In view of the importance of agriculture for the future of our environment and for our response to climate change, we strongly support the principle of public money for public goods set out in the explanatory notes prepared by Defra [4] . This represents a major improvement on the CAP system of direct payments, the phasing out of which we also welcome.

The range of purposes for which financial assistance can be given is, however, very broad. There is a danger that the available funding could be spread thinly across them and fail to drive action on the scale necessary to address the pressing environmental and climate issues that we face and create genuine resilience in our systems of food production. We would suggest that environmental public goods (those which the market will not provide) should be identified as the primary focus for taxpayer support in section 1.

In that respect the duty placed on the Secretary of State in section 1(4) to ‘have regard to the need to encourage the production of food by producers in England and its production by them in an environmentally sustainable way’ is of concern. Whilst domestic food production is a matter of legitimate concern for Government, this duty could, despite the reference to environmental sustainability, limit the scope and effectiveness of financial assistance in meeting environmental and climate objectives. This is because, although farming and conservation do often go hand in hand, management for biodiversity, air and water quality and for climate change mitigation often requires steps which may compromise apparent productivity in the short term, such as reductions in the use of pesticides and fertilisers. This may create a conflict of interest within the duty placed on the Secretary of State.

This duty could have the effect of inhibiting well designed environment and climate measures that have an impact on elements of food production. For example, those which bring about land use change, such as reducing cultivation on some organic soils, or tree planting on agricultural land. Much will depend on how future Secretaries of State interpret their duty to ‘have regard to’. If this duty is to be retained, we would suggest it should be further qualified to make it clear that production which is sustainable in the long term is meant.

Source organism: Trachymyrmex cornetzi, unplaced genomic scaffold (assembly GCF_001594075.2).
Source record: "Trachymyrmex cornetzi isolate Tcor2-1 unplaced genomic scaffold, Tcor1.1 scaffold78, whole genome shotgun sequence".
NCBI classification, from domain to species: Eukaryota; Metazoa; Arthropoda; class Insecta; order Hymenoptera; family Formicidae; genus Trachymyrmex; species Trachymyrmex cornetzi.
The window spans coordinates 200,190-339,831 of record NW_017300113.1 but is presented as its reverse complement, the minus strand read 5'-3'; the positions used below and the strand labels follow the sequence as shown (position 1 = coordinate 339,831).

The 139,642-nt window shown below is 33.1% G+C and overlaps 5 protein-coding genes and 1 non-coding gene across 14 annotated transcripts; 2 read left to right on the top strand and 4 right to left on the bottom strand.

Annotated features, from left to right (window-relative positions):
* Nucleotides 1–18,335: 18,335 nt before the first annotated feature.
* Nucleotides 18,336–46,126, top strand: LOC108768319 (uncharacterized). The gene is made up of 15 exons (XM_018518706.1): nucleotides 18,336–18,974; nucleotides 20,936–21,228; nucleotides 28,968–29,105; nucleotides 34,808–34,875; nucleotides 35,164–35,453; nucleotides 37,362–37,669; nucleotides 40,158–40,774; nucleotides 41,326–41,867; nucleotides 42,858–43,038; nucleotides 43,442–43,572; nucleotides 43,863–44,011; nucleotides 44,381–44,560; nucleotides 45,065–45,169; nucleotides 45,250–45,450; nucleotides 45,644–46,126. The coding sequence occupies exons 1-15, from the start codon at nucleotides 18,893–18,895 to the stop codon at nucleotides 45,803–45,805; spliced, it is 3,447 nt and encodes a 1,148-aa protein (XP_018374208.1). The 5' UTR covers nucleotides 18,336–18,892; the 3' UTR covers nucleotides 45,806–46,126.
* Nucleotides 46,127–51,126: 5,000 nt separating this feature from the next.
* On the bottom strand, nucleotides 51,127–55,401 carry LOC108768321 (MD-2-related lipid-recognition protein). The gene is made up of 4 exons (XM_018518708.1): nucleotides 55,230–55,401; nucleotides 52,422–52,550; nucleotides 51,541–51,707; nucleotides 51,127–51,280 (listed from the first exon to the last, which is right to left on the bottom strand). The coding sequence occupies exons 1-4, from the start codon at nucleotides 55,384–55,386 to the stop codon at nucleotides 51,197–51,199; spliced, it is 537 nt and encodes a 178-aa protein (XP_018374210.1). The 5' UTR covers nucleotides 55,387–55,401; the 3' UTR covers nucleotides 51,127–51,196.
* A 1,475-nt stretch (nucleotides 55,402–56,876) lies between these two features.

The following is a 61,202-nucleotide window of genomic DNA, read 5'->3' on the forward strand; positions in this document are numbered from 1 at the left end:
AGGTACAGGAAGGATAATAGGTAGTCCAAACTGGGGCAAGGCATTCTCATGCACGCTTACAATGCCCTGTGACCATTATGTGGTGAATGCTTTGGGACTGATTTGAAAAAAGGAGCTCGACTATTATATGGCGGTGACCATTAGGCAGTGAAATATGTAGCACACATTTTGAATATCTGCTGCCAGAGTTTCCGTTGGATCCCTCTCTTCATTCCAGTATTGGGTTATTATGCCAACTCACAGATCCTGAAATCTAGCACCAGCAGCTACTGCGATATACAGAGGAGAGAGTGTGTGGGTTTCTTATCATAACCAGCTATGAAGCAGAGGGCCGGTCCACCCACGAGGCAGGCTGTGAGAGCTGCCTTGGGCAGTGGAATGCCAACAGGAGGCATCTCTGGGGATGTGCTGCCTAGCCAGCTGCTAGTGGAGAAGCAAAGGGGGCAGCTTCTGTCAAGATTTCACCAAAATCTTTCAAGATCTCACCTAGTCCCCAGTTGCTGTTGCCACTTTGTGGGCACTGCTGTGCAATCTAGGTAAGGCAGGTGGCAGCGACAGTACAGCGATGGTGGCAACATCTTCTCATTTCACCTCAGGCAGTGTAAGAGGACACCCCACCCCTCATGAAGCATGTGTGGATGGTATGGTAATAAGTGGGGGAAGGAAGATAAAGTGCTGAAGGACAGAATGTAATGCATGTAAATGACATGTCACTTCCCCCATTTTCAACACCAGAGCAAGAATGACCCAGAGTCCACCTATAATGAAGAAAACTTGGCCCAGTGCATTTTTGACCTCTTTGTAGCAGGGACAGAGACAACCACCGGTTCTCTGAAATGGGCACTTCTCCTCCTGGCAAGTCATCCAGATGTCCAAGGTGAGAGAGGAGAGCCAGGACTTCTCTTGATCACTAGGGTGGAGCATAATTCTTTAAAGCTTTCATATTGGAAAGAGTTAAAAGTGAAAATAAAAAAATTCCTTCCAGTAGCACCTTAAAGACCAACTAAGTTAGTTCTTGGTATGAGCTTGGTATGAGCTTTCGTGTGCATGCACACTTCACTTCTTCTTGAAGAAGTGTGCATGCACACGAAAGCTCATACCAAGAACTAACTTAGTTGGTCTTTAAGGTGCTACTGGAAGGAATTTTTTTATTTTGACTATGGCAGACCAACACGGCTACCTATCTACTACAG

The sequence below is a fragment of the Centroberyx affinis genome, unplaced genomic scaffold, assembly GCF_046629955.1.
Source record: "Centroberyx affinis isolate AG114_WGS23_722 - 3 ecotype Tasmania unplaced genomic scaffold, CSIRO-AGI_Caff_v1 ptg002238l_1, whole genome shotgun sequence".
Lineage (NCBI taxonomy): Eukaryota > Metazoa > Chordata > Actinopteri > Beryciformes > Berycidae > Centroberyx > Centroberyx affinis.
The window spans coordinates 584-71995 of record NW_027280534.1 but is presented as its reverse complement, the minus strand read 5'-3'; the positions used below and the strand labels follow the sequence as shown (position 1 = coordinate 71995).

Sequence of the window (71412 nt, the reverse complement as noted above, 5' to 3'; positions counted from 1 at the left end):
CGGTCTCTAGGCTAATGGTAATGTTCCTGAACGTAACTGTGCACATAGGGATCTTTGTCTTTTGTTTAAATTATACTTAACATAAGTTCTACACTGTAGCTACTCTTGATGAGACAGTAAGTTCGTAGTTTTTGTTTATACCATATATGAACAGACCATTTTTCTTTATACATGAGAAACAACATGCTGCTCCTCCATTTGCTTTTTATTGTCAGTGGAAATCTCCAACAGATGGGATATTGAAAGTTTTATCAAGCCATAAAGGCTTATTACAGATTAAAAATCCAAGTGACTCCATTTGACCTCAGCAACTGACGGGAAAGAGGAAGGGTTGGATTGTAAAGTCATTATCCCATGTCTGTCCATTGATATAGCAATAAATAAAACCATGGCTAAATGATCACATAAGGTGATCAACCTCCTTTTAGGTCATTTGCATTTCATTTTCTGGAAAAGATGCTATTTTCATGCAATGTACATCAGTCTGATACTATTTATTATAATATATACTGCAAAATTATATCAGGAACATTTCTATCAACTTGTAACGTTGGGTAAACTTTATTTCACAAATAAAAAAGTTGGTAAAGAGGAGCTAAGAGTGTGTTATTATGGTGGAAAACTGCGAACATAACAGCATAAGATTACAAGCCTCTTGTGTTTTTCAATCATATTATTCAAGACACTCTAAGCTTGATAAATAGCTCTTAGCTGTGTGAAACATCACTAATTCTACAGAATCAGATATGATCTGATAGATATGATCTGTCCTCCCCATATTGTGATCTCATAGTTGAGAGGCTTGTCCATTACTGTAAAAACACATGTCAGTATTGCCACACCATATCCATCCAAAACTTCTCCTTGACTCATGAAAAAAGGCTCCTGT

The new requirement placed on the Secretary of State in section 4 to publish a multi-annual financial assistance plan covering the first 7 years (and thereafter 5 years) is welcome as it provides a mechanism through which financial assistance can be steered and prioritised. We are however concerned that the minimum requirements set out in section 4(2) are insufficient to allow it to effectively perform this function. To be fully effective, the plan should set out the budget available for the different kinds of assistance and, as well as the strategic objectives, should set measurable, outcome-related targets against which the success of the plan can subsequently be assessed (as required in section 6). Including these two items is important for both the agricultural industry and the environment.

Agricultural support funding (in future to be delivered through the proposed Environmental Land Management scheme - ELM) is such a large proportion of income for some farmers that they need security about how much is going to be available and for what purposes for several years ahead. This should in principle also help them to plan the longer-term investments and changes in practice that will be required for the transition ahead, as illustrated by the recent report from the Climate Change Committee (CCC).

Without such targets and budget commitments, there is a danger that funds may be directed into other types of support to address short-term economic crises, both in agriculture and in other areas of Government rather than being deployed for the longer term strategic objectives set out in the Bill.

As well as recommending that the strategic objectives set out in the plan should be underpinned by more explicit environmental targets pertaining to agriculture or the land use sector more broadly, we would strongly suggest that there should be a requirement to link these targets to delivery of the Government’s environmental and climate targets (emanating from the Environment Bill process and elsewhere). These in turn need to be elaborated in such a way that the contribution expected from agriculture/land management is explicit. These targets should be quantified where possible, for example for reductions in ammonia emissions. The progress made towards the requisite targets and the extent of management change that is reasonably attributable to the agricultural policy instruments should be monitored and reported on.